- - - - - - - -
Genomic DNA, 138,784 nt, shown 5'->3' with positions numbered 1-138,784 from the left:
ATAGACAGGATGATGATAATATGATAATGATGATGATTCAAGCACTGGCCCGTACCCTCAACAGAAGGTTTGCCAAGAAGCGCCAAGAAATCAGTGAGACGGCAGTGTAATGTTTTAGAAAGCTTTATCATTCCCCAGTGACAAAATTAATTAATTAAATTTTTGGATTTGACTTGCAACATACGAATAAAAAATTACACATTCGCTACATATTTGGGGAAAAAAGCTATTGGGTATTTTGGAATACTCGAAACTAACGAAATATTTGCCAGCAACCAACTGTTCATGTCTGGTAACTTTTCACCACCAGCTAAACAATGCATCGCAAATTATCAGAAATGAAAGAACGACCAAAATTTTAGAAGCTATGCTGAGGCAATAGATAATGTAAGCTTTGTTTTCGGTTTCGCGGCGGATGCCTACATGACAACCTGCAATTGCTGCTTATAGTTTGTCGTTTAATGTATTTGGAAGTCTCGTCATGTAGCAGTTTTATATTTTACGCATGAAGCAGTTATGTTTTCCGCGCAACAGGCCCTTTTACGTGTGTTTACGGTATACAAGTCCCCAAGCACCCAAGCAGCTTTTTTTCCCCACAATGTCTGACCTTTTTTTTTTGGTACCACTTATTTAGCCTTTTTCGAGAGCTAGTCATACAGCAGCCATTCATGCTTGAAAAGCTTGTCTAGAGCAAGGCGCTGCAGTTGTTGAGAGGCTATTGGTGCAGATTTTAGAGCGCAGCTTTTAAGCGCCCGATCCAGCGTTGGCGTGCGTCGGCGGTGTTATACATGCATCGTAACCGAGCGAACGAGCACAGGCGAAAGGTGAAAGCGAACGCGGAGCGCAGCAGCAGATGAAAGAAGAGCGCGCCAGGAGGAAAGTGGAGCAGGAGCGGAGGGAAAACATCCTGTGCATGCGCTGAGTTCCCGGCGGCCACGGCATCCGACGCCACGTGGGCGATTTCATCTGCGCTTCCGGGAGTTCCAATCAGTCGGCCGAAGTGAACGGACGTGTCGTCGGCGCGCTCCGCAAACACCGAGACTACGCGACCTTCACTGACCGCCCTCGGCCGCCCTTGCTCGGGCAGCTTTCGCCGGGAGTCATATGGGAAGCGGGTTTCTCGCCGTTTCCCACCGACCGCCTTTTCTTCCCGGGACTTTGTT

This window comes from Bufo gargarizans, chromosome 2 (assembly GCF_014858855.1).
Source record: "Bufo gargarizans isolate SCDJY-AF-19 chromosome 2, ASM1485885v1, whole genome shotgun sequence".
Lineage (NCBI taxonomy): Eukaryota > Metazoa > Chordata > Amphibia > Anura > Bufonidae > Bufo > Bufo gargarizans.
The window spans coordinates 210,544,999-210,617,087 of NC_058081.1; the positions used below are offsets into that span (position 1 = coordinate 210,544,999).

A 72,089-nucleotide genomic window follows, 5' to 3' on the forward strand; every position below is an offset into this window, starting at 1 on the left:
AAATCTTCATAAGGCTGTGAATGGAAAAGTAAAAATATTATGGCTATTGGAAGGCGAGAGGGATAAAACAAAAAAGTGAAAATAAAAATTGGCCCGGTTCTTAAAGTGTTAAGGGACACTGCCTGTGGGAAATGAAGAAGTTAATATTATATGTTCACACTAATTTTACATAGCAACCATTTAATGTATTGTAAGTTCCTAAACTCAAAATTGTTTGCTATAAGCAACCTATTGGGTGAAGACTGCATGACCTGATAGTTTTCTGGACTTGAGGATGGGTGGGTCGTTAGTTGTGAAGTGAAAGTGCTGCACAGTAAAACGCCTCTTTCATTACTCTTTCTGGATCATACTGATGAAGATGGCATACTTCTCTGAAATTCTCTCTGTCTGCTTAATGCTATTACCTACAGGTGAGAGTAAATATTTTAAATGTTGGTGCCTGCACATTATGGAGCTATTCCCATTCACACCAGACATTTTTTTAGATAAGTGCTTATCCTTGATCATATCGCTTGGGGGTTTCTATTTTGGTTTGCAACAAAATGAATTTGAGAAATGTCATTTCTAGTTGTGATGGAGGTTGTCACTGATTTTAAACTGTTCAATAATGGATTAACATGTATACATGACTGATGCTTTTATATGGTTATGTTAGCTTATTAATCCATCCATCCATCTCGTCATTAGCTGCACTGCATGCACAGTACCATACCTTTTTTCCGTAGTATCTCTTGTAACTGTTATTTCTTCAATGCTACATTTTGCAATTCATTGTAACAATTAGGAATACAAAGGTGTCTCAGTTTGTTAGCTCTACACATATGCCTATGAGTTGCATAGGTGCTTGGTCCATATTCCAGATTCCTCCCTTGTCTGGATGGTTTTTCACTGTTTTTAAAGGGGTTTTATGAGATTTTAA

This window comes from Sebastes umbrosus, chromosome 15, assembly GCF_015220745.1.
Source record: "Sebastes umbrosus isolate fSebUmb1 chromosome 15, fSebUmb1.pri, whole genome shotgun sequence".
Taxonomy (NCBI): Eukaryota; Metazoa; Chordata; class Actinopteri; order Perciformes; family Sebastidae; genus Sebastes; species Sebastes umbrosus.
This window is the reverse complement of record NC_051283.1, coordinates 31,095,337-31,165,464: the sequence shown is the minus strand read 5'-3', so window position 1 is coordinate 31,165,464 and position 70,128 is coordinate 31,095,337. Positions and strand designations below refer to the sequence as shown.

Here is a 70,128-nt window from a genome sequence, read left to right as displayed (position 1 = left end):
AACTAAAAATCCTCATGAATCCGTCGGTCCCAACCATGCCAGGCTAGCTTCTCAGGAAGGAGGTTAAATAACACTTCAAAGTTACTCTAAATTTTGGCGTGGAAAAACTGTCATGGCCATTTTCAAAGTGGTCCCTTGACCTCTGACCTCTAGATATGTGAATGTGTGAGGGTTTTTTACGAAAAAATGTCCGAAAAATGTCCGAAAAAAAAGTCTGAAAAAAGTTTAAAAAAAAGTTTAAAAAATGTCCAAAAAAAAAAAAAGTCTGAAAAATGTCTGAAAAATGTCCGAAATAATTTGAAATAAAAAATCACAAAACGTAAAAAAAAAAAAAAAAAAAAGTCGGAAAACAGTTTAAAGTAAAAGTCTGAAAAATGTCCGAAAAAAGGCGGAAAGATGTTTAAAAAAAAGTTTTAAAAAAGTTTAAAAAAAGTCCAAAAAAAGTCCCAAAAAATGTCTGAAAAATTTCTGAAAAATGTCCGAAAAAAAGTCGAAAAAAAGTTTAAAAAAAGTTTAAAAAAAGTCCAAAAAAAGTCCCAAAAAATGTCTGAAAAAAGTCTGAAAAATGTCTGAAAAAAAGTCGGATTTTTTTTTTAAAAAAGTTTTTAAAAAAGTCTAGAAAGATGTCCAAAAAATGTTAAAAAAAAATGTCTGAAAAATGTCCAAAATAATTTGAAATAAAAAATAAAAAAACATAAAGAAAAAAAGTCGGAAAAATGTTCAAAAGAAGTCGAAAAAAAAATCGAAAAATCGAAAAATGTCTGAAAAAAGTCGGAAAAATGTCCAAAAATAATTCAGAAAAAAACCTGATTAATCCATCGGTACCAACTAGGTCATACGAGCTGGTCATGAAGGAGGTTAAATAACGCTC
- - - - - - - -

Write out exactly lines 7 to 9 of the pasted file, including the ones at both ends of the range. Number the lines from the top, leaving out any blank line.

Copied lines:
A 72,089-nucleotide genomic window follows, 5' to 3' on the forward strand; every position below is an offset into this window, starting at 1 on the left:
AAATCTTCATAAGGCTGTGAATGGAAAAGTAAAAATATTATGGCTATTGGAAGGCGAGAGGGATAAAACAAAAAAGTGAAAATAAAAATTGGCCCGGTTCTTAAAGTGTTAAGGGACACTGCCTGTGGGAAATGAAGAAGTTAATATTATATGTTCACACTAATTTTACATAGCAACCATTTAATGTATTGTAAGTTCCTAAACTCAAAATTGTTTGCTATAAGCAACCTATTGGGTGAAGACTGCATGACCTGATAGTTTTCTGGACTTGAGGATGGGTGGGTCGTTAGTTGTGAAGTGAAAGTGCTGCACAGTAAAACGCCTCTTTCATTACTCTTTCTGGATCATACTGATGAAGATGGCATACTTCTCTGAAATTCTCTCTGTCTGCTTAATGCTATTACCTACAGGTGAGAGTAAATATTTTAAATGTTGGTGCCTGCACATTATGGAGCTATTCCCATTCACACCAGACATTTTTTTAGATAAGTGCTTATCCTTGATCATATCGCTTGGGGGTTTCTATTTTGGTTTGCAACAAAATGAATTTGAGAAATGTCATTTCTAGTTGTGATGGAGGTTGTCACTGATTTTAAACTGTTCAATAATGGATTAACATGTATACATGACTGATGCTTTTATATGGTTATGTTAGCTTATTAATCCATCCATCCATCTCGTCATTAGCTGCACTGCATGCACAGTACCATACCTTTTTTCCGTAGTATCTCTTGTAACTGTTATTTCTTCAATGCTACATTTTGCAATTCATTGTAACAATTAGGAATACAAAGGTGTCTCAGTTTGTTAGCTCTACACATATGCCTATGAGTTGCATAGGTGCTTGGTCCATATTCCAGATTCCTCCCTTGTCTGGATGGTTTTTCACTGTTTTTAAAGGGGTTTTATGAGATTTTAA

This window comes from Sebastes umbrosus, chromosome 15, assembly GCF_015220745.1.